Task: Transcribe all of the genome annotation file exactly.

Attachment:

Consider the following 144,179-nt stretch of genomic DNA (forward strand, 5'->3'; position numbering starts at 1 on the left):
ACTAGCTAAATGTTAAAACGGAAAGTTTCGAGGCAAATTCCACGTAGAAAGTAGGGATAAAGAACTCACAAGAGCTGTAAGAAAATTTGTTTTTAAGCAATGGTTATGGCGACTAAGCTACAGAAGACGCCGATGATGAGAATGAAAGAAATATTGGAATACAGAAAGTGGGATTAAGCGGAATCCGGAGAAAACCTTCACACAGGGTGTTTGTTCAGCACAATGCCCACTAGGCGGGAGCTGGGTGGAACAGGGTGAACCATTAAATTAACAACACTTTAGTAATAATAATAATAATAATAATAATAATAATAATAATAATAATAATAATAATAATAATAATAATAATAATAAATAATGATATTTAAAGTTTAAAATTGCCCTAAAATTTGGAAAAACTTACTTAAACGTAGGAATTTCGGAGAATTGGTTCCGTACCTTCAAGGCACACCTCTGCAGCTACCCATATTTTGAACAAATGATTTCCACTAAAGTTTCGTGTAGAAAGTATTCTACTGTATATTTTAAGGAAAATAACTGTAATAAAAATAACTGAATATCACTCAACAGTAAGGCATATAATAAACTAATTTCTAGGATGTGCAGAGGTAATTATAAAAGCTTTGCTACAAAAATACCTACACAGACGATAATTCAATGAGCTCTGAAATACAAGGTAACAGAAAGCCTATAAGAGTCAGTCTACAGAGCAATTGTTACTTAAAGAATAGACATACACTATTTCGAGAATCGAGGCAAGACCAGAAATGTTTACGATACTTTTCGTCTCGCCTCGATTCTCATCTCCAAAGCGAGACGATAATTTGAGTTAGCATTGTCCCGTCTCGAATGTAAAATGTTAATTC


Consider the following 144,179-nt stretch of genomic DNA (forward strand, 5'->3'; position numbering starts at 1 on the left):
ACTAGCTAAATGTTAAAACGGAAAGTTTCGAGGCAAATTCCACGTAGAAAGTAGGGATAAAGAACTCACAAGAGCTGTAAGAAAATTTGTTTTTAAGCAATGGTTATGGCGACTAAGCTACAGAAGACGCCGATGATGAGAATGAAAGAAATATTGGAATACAGAAAGTGGGATTAAGCGGAATCCGGAGAAAACCTTCACACAGGGTGTTTGTTCAGCACAATGCCCACTAGGCGGGAGCTGGGTGGAACAGGGTGAACCATTAAATTAACAACACTTTAGTAATAATAATAATAATAATAATAATAATAATAATAATAATAATAATAATAATAATAATAATAATAATAATAAATAATGATATTTAAAGTTTAAAATTGCCCTAAAATTTGGAAAAACTTACTTAAACGTAGGAATTTCGGAGAATTGGTTCCGTACCTTCAAGGCACACCTCTGCAGCTACCCATATTTTGAACAAATGATTTCCACTAAAGTTTCGTGTAGAAAGTATTCTACTGTATATTTTAAGGAAAATAACTGTAATAAAAATAACTGAATATCACTCAACAGTAAGGCATATAATAAACTAATTTCTAGGATGTGCAGAGGTAATTATAAAAGCTTTGCTACAAAAATACCTACACAGACGATAATTCAATGAGCTCTGAAATACAAGGTAACAGAAAGCCTATAAGAGTCAGTCTACAGAGCAATTGTTACTTAAAGAATAGACATACACTATTTCGAGAATCGAGGCAAGACCAGAAATGTTTACGATACTTTTCGTCTCGCCTCGATTCTCATCTCCAAAGCGAGACGATAATTTGAGTTAGCATTGTCCCGTCTCGAATGTAAAATGTTAATTC